Unlike the other two, I hadn't seen Nightmare of Eden before; I had heard it was pretty awful, but it was not quite as bad as that. It seemed to be a story in the wrong era, however; surely this would have worked better with the Third Doctor and Jo Grant rather than the Fourth Doctor and Romana? (Indeed, surely it did work better with them, and was called Carnival of Monsters?) There is a lot that doesn't work; the central plot idea that there are two ships stuck together isn't described or portrayed very well, and we just don't get a sense of the spaces involved, on the ships or in the Eden of the projector. The Mandrells were actually all right until the moment when they started marching around the place, and then, sadly, it all falls apart again. Professor Trist made a good villain (one area where Season 17 seems to have done rather well in general).

So, one and three quarter excellent stories, the rest not so good.

Comments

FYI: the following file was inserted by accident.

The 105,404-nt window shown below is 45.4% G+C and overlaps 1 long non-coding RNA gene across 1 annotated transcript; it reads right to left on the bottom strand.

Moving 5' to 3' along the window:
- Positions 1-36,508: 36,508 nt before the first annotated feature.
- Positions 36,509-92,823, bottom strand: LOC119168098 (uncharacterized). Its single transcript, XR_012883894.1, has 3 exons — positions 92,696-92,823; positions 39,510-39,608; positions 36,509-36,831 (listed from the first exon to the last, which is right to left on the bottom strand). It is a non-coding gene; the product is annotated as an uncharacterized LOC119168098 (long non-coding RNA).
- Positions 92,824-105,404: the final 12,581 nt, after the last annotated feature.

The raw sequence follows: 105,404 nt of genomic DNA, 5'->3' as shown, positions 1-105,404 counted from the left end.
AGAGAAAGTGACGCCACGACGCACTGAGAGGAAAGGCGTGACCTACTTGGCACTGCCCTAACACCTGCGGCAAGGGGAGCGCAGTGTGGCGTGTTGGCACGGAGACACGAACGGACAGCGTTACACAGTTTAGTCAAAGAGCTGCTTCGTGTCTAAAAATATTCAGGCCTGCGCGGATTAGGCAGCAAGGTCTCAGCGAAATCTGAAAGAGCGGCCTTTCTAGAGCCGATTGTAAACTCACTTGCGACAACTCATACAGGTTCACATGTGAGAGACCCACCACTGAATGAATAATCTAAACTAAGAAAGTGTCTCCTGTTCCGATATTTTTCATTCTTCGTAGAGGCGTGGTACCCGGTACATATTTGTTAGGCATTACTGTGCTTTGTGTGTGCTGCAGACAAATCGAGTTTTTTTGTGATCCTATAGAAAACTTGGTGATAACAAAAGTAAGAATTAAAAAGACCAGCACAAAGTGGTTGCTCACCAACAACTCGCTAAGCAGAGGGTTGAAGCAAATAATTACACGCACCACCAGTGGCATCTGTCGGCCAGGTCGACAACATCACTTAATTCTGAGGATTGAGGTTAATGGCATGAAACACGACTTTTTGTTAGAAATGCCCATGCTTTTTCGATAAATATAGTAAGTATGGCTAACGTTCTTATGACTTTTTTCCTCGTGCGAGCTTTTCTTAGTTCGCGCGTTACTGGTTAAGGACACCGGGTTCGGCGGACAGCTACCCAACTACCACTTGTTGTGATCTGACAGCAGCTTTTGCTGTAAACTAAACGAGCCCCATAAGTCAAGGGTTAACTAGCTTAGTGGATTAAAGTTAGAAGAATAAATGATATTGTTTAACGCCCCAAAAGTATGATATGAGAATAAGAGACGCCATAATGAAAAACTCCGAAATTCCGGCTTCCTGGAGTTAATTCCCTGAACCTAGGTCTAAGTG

( 8 comments — Leave a comment )
strange_complex
Feb. 2nd, 2008 05:48 pm (UTC)
I'm sure this wasn't your prime objective, but I'd just like to record the fact that, what with the integrity of Leela's performance, the fatal weakness of the human knee and the epic awfulness of the mushroom creatures, I was practically in tears of laughter by the time I finished reading this post.

I should be getting to see Nightmare of Eden pretty soon, and consider myself suitably forewarned. However, I suspect that its particular nostalgic resonances for me will probably mean I enjoy it more than it may actually deserve.
drasecretcampus
Feb. 2nd, 2008 06:27 pm (UTC)
I should be rewriting a conference paper on Paul Magrs' (sp.?) YA novel Strange Boys which features a seven year old boy watching The Invisible Enemy in the north east.